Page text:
Sneak those veggies in sandwiches and pasta whenever you can! At this stage, your child requires 1.5 cups (150g) of vegetables every day. For easy measurement, remember that one cup of vegetables equals one cup of cooked or raw vegetables, two cups of raw leafy greens, one large tomato, or two medium carrots.

Grains

Is your child a pasta lover, or does he/she love to devour rice? Toddlers this age need three ounces of grains every day. One ounce of grains equals one slice of bread, one cup of ready-to-eat cereal, or half (1/2) cup of cooked pasta or cooked cereal.

Milk/Dairy

Milk is full of natural goodness, and your child should drink 16 to 19 ounces of milk a day. You may also substitute one cup of milk with one cup of yogurt or soy milk , 1½ ounces of natural cheese (around the size of four stacked dice), or two ounces of processed cheese (around the size of five stacked dice).

To summarise, here’s what you child needs every day (refer above for what the amounts look like):

  • Fruits: 3 cups for boys and girls
  • Vegetables: 1.5 cups for boys and girls
  • Grains: 3 ounces for boys and girls
  • Proteins: 24g for boys and girls
  • Milk: 16-19 ounces for boys and girls
  • Water: 1,200mL for boys and girls

Of course, your child’s preferences and appetites may vary, so be sure to keep that in mind when preparing his food.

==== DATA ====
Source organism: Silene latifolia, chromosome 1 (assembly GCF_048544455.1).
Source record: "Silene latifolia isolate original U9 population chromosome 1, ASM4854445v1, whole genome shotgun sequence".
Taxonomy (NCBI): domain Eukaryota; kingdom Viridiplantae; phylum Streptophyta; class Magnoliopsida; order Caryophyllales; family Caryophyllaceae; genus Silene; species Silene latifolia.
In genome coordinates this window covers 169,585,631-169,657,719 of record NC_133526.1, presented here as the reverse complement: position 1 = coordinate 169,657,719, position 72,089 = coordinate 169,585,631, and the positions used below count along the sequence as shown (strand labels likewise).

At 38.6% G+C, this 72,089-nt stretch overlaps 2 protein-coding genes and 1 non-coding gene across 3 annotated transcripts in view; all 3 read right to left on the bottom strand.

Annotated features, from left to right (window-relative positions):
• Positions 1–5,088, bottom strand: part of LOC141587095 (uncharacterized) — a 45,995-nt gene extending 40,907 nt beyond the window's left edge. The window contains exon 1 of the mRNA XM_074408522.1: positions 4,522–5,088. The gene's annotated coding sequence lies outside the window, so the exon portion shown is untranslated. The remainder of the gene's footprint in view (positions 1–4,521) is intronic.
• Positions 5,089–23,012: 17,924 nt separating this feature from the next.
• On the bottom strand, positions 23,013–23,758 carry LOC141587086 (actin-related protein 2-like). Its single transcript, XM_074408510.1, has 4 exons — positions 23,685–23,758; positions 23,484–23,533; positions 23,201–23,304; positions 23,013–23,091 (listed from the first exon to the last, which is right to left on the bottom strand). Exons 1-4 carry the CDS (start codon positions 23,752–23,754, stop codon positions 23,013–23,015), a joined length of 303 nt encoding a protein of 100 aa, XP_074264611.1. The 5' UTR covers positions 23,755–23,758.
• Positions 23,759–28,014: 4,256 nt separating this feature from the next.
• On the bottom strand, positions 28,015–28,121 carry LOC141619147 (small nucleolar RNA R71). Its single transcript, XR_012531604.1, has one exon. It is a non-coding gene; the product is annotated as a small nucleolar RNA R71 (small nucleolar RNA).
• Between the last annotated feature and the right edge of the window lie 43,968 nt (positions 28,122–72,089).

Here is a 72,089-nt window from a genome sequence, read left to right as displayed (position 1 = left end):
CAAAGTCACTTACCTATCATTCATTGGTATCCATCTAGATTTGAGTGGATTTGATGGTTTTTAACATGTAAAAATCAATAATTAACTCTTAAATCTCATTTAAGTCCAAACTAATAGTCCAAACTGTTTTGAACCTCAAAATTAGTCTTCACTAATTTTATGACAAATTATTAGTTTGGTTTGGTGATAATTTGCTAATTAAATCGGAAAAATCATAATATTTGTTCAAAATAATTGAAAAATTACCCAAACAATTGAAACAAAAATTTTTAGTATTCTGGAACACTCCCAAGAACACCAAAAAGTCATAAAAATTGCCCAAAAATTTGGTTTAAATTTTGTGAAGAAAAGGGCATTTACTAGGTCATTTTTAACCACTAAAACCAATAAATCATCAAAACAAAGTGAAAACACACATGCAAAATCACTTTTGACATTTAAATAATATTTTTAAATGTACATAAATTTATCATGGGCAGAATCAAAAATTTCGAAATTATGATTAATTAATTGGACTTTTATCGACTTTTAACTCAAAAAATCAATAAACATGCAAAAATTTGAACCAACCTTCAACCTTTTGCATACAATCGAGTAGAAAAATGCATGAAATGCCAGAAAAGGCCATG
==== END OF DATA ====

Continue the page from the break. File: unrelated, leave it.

Tips:

  • It’s best to avoid “bribing” your child with snacks in order for them to finish their meal, as they’ll start to think of food as “good” or “bad.” This, in turn, makes them prefer eating reward foods instead of a proper meal.

When to Talk to Your Doctor:

  • If your child is exceptionally small for his age, you may want to consult your doctor.
  • Though picky eaters are common among toddlers, you may want to seek expert advice if he is constantly rejecting food, cranky and fussy.

Vaccinations and Common Illnesses

To ensure your toddler is in the pink of health, it’s always a good idea to check on his vaccinations.

By now, he should be done with the majority of his shots, but check with your doctor if you missed out on any. If your child has been getting his shots on time, there should be no scheduled vaccinations this month. But keep in mind that it’s recommended to get an influenza vaccination every year.

Of course, even if your child is vaccinated, he may still get sick every now and then. Expect coughs and colds to be more common if you send him to daycare or preschool. Children under three years of age are in danger of getting hand, foot and mouth disease, roseola, and fifth disease, among others. Also, beware of any fever as it may be a symptom of a more serious illness.

In just a few months, your 2-year-and-9-month-old will be a three-year-old. Enjoy these whirlwind months when you can. They will be gone all too soon.

 

Republished with permission from TheAsianparent Singapore

 

Sources: WebMD, CDC

READ: Special Bonding Moments You Can Do with Your Toddlers

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Sinulat ni

Vince Sales

Inedit ni

Mach Marciano